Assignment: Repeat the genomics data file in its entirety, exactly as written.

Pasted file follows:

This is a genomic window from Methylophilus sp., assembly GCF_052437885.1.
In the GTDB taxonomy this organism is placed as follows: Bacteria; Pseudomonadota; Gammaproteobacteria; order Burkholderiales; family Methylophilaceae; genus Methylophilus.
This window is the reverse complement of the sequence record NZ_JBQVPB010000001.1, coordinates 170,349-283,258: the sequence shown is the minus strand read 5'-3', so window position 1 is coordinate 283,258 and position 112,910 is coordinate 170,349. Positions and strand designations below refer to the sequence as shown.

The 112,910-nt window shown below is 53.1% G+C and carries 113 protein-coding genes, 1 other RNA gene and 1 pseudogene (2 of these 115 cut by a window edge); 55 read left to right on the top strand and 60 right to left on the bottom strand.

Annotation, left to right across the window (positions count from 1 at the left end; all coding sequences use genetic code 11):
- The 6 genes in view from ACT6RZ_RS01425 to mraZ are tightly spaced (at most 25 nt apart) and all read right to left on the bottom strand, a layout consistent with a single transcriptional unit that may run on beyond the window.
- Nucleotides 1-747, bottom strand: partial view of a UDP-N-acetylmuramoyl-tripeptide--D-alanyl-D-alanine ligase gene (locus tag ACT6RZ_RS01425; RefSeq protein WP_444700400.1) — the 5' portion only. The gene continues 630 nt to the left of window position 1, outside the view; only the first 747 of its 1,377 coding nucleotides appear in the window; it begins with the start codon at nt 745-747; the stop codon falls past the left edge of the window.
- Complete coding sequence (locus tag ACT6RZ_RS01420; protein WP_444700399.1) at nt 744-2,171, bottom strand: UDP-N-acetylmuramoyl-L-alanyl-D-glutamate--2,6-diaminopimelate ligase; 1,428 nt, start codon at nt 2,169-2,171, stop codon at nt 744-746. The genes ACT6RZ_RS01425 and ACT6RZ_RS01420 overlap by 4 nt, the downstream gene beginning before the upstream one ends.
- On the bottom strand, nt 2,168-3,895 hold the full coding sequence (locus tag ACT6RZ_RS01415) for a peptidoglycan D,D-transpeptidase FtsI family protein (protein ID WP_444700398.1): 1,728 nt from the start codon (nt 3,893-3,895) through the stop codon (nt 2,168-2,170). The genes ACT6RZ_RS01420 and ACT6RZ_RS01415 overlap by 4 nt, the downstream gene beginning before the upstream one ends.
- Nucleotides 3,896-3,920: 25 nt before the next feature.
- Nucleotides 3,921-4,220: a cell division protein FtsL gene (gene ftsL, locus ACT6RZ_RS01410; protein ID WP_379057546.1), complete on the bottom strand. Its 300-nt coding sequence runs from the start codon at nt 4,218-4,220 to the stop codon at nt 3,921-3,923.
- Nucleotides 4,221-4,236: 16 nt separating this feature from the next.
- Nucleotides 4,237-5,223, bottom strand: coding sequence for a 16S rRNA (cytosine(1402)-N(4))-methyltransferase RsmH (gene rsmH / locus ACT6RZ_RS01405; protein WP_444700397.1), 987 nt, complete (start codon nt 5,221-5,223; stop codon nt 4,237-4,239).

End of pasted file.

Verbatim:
This is a genomic window from Methylophilus sp., assembly GCF_052437885.1.
In the GTDB taxonomy this organism is placed as follows: Bacteria; Pseudomonadota; Gammaproteobacteria; order Burkholderiales; family Methylophilaceae; genus Methylophilus.
This window is the reverse complement of the sequence record NZ_JBQVPB010000001.1, coordinates 170,349-283,258: the sequence shown is the minus strand read 5'-3', so window position 1 is coordinate 283,258 and position 112,910 is coordinate 170,349. Positions and strand designations below refer to the sequence as shown.

The 112,910-nt window shown below is 53.1% G+C and carries 113 protein-coding genes, 1 other RNA gene and 1 pseudogene (2 of these 115 cut by a window edge); 55 read left to right on the top strand and 60 right to left on the bottom strand.

Annotation, left to right across the window (positions count from 1 at the left end; all coding sequences use genetic code 11):
- The 6 genes in view from ACT6RZ_RS01425 to mraZ are tightly spaced (at most 25 nt apart) and all read right to left on the bottom strand, a layout consistent with a single transcriptional unit that may run on beyond the window.
- Nucleotides 1-747, bottom strand: partial view of a UDP-N-acetylmuramoyl-tripeptide--D-alanyl-D-alanine ligase gene (locus tag ACT6RZ_RS01425; RefSeq protein WP_444700400.1) — the 5' portion only. The gene continues 630 nt to the left of window position 1, outside the view; only the first 747 of its 1,377 coding nucleotides appear in the window; it begins with the start codon at nt 745-747; the stop codon falls past the left edge of the window.
- Complete coding sequence (locus tag ACT6RZ_RS01420; protein WP_444700399.1) at nt 744-2,171, bottom strand: UDP-N-acetylmuramoyl-L-alanyl-D-glutamate--2,6-diaminopimelate ligase; 1,428 nt, start codon at nt 2,169-2,171, stop codon at nt 744-746. The genes ACT6RZ_RS01425 and ACT6RZ_RS01420 overlap by 4 nt, the downstream gene beginning before the upstream one ends.
- On the bottom strand, nt 2,168-3,895 hold the full coding sequence (locus tag ACT6RZ_RS01415) for a peptidoglycan D,D-transpeptidase FtsI family protein (protein ID WP_444700398.1): 1,728 nt from the start codon (nt 3,893-3,895) through the stop codon (nt 2,168-2,170). The genes ACT6RZ_RS01420 and ACT6RZ_RS01415 overlap by 4 nt, the downstream gene beginning before the upstream one ends.
- Nucleotides 3,896-3,920: 25 nt before the next feature.
- Nucleotides 3,921-4,220: a cell division protein FtsL gene (gene ftsL, locus ACT6RZ_RS01410; protein ID WP_379057546.1), complete on the bottom strand. Its 300-nt coding sequence runs from the start codon at nt 4,218-4,220 to the stop codon at nt 3,921-3,923.
- Nucleotides 4,221-4,236: 16 nt separating this feature from the next.
- Nucleotides 4,237-5,223, bottom strand: coding sequence for a 16S rRNA (cytosine(1402)-N(4))-methyltransferase RsmH (gene rsmH / locus ACT6RZ_RS01405; protein WP_444700397.1), 987 nt, complete (start codon nt 5,221-5,223; stop codon nt 4,237-4,239).